: Lymphoplasmacytic lymphoma (LPL) is a rare subtype of B cell-derived non-Hodgkin lymphoma characterized by the abnormal growth of transformed clonal lymphoplasmacytes and plasma cells. This tumor almost always displays the capability of secreting large amounts of monoclonal immunoglobulins (Ig) of the M class (Waldenström Macroglobulinemia, WM). The clinical manifestations of WM/LPL may range from an asymptomatic condition to a lymphoma-type disease or may be dominated by IgM paraprotein-related symptoms. Despite the substantial progresses achieved over the last years in the therapy of LPL/WM, this lymphoma is still almost invariably incurable and exhibits a propensity towards development of refractoriness to therapy. Patients who have progressive disease are often of difficult clinical management and novel effective treatments are eagerly awaited. In this review, we will describe the essential clinical and pathobiological features of LPL/WM. We will also analyze some key aspects about the current knowledge on the mechanisms of drug resistance in this disease, by concisely focusing on conventional drugs, monoclonal antibodies and novel agents, chiefly Bruton's Tyrosine Kinase (BTK) inhibitors. The implications of molecular lesions as predictors of response or as a warning for the development of therapy resistance will be highlighted.

Determinants of Drug Resistance in B-Cell Non-Hodgkin Lymphomas: The Case of Lymphoplasmacytic Lymphoma/Waldenström Macroglobulinemia

Piazza, Francesco;Di Paolo, Veronica;Scapinello, Greta;Manni, Sabrina;Trentin, Livio;Quintieri, Luigi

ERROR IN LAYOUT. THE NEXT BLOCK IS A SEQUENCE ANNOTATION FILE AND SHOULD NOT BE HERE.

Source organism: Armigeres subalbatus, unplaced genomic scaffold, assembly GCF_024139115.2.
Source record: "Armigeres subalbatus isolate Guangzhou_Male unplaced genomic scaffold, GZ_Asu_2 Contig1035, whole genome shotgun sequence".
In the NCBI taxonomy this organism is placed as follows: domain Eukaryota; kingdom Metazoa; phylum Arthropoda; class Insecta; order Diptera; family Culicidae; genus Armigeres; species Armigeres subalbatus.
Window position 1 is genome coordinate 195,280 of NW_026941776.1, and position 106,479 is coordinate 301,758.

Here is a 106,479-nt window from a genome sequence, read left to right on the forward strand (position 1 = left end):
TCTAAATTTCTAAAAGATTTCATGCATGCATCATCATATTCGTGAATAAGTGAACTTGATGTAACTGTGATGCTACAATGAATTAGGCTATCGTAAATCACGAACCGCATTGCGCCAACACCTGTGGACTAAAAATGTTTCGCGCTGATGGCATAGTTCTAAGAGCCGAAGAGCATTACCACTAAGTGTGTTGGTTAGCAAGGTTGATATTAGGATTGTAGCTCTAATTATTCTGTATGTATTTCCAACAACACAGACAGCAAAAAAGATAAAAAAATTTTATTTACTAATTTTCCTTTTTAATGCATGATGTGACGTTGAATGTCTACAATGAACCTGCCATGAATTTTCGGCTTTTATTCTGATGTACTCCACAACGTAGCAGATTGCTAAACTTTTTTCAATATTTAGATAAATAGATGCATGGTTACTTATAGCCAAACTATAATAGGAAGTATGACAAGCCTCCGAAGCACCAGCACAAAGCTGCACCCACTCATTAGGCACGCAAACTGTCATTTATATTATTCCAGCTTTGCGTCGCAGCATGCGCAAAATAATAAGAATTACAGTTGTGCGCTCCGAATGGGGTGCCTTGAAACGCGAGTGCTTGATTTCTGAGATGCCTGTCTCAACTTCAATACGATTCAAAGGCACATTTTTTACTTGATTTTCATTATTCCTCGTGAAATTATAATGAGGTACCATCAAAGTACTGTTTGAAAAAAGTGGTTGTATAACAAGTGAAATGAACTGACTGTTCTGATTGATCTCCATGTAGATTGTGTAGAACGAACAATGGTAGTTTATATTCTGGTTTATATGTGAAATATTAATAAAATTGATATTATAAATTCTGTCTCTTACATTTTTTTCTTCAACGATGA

2022

Abstract

: Lymphoplasmacytic lymphoma (LPL) is a rare subtype of B cell-derived non-Hodgkin lymphoma characterized by the abnormal growth of transformed clonal lymphoplasmacytes and plasma cells. This tumor almost always displays the capability of secreting large amounts of monoclonal immunoglobulins (Ig) of the M class (Waldenström Macroglobulinemia, WM). The clinical manifestations of WM/LPL may range from an asymptomatic condition to a lymphoma-type disease or may be dominated by IgM paraprotein-related symptoms. Despite the substantial progresses achieved over the last years in the therapy of LPL/WM, this lymphoma is still almost invariably incurable and exhibits a propensity towards development of refractoriness to therapy. Patients who have progressive disease are often of difficult clinical management and novel effective treatments are eagerly awaited. In this review, we will describe the essential clinical and pathobiological features of LPL/WM. We will also analyze some key aspects about the current knowledge on the mechanisms of drug resistance in this disease, by concisely focusing on conventional drugs, monoclonal antibodies and novel agents, chiefly Bruton's Tyrosine Kinase (BTK) inhibitors. The implications of molecular lesions as predictors of response or as a warning for the development of therapy resistance will be highlighted.
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Utilizza questo identificativo per citare o creare un link a questo documento: http://hdl.handle.net/11577/3415691
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